Category Archives: Album Cover Art

Album Cover Art Wednesday: An Evening With Richard Nixon

Are you ready for an extra dose of the Weekly GV? Ready or not, here it comes. Gore Vidal viewed Tricky Dick with an appalled fascination. It resulted in Vidal’s 1972 play, An Evening With Richard Nixon.

I’ll let the Wikipedia entry describe it:

The play is a wry examination of the career and Presidency (up to that pre-Watergate point) of Richard M. Nixon (Irving). As it starts, two pundits, a William F. Buckley-like Pro (Rupert) and a Gore Vidal-like Con (Estredo) are debating the worthiness of Nixon. Unable to settle their differences objectively, they magically convene a tribunal of deceased, past Presidents — Eisenhower (Sterling), Kennedy (King) and Washington (Newman) — to review the Nixon career and pass judgment. The rules are strict: anything we observe in the central playing area, which is dedicated to historical recreation, is taken from actual public record; every word spoken by anyone is what that person actually said. This applies especially to Nixon, whose words, we are assured, remain in their original context. Only Pro, Con and the Tribunal speak freely in the immediate present. And of course, they have much to say.

I’ve only read the text, I’ve never heard the LP and it’s not online. But the album art by animator Paul (Sky Bear) Gruwell not only rocks, it rules.

Album Cover Art Wednesday: It’s The Great Pumpkin, Charlie Brown

The real world is a scary place right now so I’m focusing on the benign world of Sparky Schulz and the Peanuts gang this Halloween:

Here’s Vince Guaraldi’s soundtrack:

 

 

 

Album Cover Art Wednesday: If You Can Believe Your Eyes And Ears

There are few musical acts with as wide a gap between their sound and their members behavior as this week’s featured artist. The Mamas and the Papas had a sweet, sunny sound that belied who they were as people.

It’s appropriate that there was a huge stink over the cover of their mega-hit 1966 album If You Can Believe Your Eyes And Ears. Note that there’s a terlet in the corner of the original cover. Retailers were not amused so a label was placed over the offending john. The band’s name was also misspelled.

The cover photograph is by Guy Webster and the second cover below was actually the fourth version of it overall. The band’s name remained misspelled BUT they had a hit album so who cared; several of them were likely too wasted to notice

Here’s the whole damn album via a YouTube playlist.

Album Cover Art Wednesday: Captain Sad and his Ship Of Fools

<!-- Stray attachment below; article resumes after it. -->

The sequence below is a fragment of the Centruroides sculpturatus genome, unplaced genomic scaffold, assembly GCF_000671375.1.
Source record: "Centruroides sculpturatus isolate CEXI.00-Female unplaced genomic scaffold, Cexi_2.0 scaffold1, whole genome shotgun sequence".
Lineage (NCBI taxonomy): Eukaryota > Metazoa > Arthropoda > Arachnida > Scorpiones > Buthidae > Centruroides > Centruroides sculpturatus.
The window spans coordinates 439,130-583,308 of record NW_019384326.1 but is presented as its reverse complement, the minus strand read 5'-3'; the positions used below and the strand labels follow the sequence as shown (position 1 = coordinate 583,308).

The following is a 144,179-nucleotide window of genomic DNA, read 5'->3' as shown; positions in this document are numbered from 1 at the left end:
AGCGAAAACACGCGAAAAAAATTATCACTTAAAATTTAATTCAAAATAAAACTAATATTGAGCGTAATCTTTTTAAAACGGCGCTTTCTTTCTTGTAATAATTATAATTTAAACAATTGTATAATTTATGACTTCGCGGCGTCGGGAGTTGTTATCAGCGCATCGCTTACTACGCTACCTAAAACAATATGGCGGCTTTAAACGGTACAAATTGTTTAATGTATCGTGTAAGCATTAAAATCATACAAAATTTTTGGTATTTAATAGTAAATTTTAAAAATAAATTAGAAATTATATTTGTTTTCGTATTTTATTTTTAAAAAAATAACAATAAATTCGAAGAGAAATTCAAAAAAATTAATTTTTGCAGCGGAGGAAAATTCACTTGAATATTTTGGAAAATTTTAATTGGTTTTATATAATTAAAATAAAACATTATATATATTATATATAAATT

Susan Cowsill of “the original family band” lives in New Orleans so  I ran a search for Cowsills album covers. The cover of 1968’s Captain Sad and his Ship Of Fools is a beaut. What’s not to love about clean-cut youngsters wearing masks with a pantomime ship captain in the mix?

I’d never heard this album before and I really enjoyed it. The Cowsills’ gorgeous harmonies shine through on this record as does a distinct McCartney influence in the writing and arrangements. Yeah, yeah, yeah.

We have two covers for your perusal: the masky one and an alternate cover that rips the mask off the Cowsills. But Captain Sad is smiling. Bad Captain Sad, bad.

The biggest hit on the album was Indian Lake. I have two-fer’d the American and Spanish single covers or is that side-by-sided?

The Cowsills were also the spokesfamily for the American Dairy Association. Here’s the punniest of the print ads:

Finally, here’s the whole damn album in the YouTube playlist format.  It’s great fun and there weren’t any commercials until after the 8th track.

Album Cover Art Wednesday: Zany Covers

I did a search for zany album covers. Here are the two funniest ones that popped up.

Album Cover Art Wednesday: The Heart Of Saturday Night

The first time I paid attention to Tom Waits’ lyrics, I realized that he’s a noir storyteller in the Chandler/Hammett tradition. His early albums are full of songs about wastrels and losers who live on the seedy side of town. Skid Row is not just a crappy band to Tom Waits.

The Heart Of Saturday Night is Waits’ second album and the first one I heard. I bought a copy after seeing him open for Frank Zappa and the Mothers at the Circle Star Theatre in San Carlos, CA, of all places. It was a theatre-in-the-round type venue, which originally featured old school show biz performers like Sammy Davis Jr.

I also recall seeing the Three Stooges there. I think my mother was auditioning for The Good Place by indulging me. As we say in New Orleans, the Circle Star Theatre ain’t dere no more. I guess it’s okay to conflate my two hometowns since Waits starred in one of the best films set in New Orleans: Jim Jarmusch’s Down By Law. We are a good egg.